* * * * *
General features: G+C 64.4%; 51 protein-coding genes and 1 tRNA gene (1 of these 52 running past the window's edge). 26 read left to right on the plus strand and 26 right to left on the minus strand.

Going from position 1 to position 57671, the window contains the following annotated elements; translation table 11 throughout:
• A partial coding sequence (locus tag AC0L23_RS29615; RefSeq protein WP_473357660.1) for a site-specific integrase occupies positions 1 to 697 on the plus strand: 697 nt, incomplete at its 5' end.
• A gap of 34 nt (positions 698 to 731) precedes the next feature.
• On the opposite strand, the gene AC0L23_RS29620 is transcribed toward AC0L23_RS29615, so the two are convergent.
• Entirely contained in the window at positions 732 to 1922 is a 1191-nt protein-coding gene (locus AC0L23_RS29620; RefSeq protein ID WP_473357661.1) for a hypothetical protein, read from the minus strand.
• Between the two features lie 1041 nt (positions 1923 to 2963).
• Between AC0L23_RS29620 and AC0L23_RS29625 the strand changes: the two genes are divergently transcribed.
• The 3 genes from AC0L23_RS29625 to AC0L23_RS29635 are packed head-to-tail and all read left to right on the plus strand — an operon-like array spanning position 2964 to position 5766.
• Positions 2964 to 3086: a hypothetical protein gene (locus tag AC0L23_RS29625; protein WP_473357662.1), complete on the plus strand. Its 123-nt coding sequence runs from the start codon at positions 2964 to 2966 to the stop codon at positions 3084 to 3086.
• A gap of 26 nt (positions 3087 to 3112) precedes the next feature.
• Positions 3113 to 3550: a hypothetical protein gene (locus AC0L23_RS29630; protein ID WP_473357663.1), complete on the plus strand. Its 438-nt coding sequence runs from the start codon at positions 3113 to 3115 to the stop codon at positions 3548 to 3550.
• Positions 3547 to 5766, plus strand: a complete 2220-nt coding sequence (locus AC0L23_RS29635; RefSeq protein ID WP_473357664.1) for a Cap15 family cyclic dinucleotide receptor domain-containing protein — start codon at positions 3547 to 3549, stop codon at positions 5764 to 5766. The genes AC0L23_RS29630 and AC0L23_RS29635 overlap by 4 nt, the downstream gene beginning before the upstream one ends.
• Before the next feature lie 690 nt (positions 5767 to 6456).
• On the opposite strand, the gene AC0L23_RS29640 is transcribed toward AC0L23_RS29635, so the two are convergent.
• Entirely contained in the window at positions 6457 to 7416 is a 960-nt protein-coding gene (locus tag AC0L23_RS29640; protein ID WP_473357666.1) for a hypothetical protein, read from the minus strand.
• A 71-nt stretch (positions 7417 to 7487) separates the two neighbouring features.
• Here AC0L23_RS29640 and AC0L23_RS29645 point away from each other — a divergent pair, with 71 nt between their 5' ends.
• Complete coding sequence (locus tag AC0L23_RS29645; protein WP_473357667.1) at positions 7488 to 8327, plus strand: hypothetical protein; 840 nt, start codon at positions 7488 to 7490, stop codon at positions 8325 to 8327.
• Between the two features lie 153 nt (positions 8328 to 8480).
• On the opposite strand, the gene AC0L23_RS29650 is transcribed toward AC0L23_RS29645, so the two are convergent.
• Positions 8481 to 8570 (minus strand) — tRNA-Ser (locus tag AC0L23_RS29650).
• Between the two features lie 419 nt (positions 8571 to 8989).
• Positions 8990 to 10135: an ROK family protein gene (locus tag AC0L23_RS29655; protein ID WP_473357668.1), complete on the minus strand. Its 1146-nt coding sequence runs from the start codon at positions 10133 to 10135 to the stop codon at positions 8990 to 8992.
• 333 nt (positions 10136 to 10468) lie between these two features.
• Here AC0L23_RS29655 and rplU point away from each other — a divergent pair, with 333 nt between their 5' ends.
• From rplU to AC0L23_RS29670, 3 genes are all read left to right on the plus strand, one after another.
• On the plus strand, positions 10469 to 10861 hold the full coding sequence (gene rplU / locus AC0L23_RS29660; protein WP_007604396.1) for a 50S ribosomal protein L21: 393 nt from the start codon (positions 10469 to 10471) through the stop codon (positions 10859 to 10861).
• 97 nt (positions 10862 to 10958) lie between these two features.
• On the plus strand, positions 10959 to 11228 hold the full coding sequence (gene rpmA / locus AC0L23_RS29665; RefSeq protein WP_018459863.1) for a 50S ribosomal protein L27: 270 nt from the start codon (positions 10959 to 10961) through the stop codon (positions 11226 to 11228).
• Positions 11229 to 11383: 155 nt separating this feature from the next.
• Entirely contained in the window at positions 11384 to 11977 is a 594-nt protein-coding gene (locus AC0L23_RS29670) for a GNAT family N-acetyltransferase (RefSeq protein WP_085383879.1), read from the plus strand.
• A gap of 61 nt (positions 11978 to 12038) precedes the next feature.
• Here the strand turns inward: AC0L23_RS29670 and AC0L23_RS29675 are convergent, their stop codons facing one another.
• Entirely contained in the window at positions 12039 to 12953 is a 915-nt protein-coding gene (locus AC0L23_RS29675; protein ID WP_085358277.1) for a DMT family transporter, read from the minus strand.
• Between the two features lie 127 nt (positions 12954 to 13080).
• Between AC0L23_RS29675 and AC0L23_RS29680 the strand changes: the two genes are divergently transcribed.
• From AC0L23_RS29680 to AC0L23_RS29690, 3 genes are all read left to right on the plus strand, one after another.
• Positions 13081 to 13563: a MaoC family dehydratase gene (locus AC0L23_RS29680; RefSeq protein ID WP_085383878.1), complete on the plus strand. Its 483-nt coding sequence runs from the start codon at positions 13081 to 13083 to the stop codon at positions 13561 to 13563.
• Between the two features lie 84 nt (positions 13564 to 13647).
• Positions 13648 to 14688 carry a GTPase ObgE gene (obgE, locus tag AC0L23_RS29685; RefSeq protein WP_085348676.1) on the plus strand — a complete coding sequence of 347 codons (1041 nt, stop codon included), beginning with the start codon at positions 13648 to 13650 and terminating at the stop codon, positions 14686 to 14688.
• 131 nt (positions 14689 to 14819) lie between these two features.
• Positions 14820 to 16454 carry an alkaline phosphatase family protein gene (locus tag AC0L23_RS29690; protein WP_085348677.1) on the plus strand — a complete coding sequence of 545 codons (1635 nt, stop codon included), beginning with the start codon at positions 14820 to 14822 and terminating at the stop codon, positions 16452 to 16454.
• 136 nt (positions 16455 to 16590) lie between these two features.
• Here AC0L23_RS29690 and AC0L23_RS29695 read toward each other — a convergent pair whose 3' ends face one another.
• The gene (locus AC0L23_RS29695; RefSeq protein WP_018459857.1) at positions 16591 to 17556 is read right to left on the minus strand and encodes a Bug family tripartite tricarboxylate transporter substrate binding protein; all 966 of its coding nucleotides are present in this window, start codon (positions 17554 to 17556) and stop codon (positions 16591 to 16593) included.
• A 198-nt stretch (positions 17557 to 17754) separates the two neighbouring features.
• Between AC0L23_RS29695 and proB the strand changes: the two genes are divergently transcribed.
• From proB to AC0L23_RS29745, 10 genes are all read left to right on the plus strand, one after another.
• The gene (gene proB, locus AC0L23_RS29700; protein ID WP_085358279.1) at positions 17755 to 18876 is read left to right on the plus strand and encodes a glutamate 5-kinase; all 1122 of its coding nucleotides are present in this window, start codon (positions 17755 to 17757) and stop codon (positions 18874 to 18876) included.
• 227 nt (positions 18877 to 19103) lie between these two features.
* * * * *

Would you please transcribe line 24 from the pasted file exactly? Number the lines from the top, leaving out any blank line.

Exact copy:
• Positions 8990 to 10135: an ROK family protein gene (locus tag AC0L23_RS29655; protein ID WP_473357668.1), complete on the minus strand. Its 1146-nt coding sequence runs from the start codon at positions 10133 to 10135 to the stop codon at positions 8990 to 8992.